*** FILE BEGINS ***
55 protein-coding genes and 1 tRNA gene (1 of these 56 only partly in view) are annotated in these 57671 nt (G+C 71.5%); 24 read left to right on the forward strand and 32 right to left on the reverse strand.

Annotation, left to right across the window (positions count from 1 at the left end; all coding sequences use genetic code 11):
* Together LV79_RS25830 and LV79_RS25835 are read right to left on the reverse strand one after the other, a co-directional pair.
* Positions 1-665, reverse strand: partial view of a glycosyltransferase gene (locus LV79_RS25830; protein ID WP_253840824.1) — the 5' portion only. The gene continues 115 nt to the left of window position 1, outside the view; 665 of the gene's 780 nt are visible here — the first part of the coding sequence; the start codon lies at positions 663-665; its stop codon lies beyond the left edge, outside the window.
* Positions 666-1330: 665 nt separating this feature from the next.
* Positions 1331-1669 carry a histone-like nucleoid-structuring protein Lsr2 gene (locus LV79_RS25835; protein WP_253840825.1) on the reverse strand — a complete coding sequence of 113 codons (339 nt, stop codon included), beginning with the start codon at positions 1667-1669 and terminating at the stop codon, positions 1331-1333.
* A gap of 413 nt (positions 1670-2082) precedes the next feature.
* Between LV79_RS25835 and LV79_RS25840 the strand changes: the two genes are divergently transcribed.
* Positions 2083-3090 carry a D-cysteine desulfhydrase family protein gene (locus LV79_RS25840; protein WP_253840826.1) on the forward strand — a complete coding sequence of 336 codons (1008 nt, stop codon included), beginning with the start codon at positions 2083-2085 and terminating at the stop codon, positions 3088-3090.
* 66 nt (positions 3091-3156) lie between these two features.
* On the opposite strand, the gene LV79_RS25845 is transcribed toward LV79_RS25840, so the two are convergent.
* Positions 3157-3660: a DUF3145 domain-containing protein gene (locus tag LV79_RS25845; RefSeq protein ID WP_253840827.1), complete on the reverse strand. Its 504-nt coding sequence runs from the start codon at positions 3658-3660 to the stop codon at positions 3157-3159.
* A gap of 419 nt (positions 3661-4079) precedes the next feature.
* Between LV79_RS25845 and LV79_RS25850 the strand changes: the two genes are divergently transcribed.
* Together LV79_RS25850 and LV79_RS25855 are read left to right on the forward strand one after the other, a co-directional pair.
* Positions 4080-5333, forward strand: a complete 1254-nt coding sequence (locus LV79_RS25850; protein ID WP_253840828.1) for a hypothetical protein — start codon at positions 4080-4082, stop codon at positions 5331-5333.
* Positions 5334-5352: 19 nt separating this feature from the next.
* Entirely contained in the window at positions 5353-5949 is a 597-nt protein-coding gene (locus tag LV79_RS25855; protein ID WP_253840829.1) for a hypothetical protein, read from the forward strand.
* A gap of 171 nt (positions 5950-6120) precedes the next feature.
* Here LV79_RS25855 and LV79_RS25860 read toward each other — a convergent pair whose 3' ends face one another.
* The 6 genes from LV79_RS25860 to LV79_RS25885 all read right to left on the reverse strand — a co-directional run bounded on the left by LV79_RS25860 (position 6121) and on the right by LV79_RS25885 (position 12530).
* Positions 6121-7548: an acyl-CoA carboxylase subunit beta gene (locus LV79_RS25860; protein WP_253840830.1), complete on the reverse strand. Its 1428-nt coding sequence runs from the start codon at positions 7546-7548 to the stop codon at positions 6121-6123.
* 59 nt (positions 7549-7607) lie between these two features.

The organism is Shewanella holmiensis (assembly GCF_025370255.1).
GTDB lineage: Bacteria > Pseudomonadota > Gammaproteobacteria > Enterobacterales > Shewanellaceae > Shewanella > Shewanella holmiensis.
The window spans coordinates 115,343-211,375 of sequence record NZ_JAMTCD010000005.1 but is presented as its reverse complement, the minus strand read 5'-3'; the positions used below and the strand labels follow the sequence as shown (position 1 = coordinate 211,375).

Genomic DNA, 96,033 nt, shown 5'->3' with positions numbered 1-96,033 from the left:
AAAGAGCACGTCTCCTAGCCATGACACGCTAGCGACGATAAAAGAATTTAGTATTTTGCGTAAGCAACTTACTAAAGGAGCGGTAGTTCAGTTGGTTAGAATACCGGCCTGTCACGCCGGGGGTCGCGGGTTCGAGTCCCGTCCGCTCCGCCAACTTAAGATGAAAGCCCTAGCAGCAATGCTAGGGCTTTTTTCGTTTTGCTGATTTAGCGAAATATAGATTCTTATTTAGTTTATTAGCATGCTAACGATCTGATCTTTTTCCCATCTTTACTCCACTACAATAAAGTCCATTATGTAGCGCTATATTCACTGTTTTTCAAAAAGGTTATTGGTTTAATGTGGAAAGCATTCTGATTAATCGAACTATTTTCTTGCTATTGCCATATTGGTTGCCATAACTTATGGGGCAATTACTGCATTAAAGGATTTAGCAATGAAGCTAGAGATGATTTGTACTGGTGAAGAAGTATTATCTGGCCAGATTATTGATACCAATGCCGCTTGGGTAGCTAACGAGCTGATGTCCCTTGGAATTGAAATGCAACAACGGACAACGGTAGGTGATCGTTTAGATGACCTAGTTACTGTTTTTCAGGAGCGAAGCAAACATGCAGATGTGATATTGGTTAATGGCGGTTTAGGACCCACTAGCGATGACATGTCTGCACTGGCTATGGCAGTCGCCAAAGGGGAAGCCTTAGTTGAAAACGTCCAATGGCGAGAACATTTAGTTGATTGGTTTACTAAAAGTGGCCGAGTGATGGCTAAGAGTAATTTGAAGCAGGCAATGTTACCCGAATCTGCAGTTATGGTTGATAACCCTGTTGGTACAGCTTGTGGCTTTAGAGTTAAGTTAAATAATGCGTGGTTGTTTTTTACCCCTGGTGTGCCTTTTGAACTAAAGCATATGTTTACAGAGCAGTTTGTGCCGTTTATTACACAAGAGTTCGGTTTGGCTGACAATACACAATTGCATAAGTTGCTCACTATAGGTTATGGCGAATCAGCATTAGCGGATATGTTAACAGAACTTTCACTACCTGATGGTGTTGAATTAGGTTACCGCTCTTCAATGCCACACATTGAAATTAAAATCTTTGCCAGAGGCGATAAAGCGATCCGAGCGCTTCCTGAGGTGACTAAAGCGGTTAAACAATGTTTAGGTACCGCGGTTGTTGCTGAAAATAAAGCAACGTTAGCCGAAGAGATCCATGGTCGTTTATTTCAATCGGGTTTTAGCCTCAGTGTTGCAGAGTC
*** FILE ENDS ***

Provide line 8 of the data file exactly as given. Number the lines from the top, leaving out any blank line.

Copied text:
* Between LV79_RS25835 and LV79_RS25840 the strand changes: the two genes are divergently transcribed.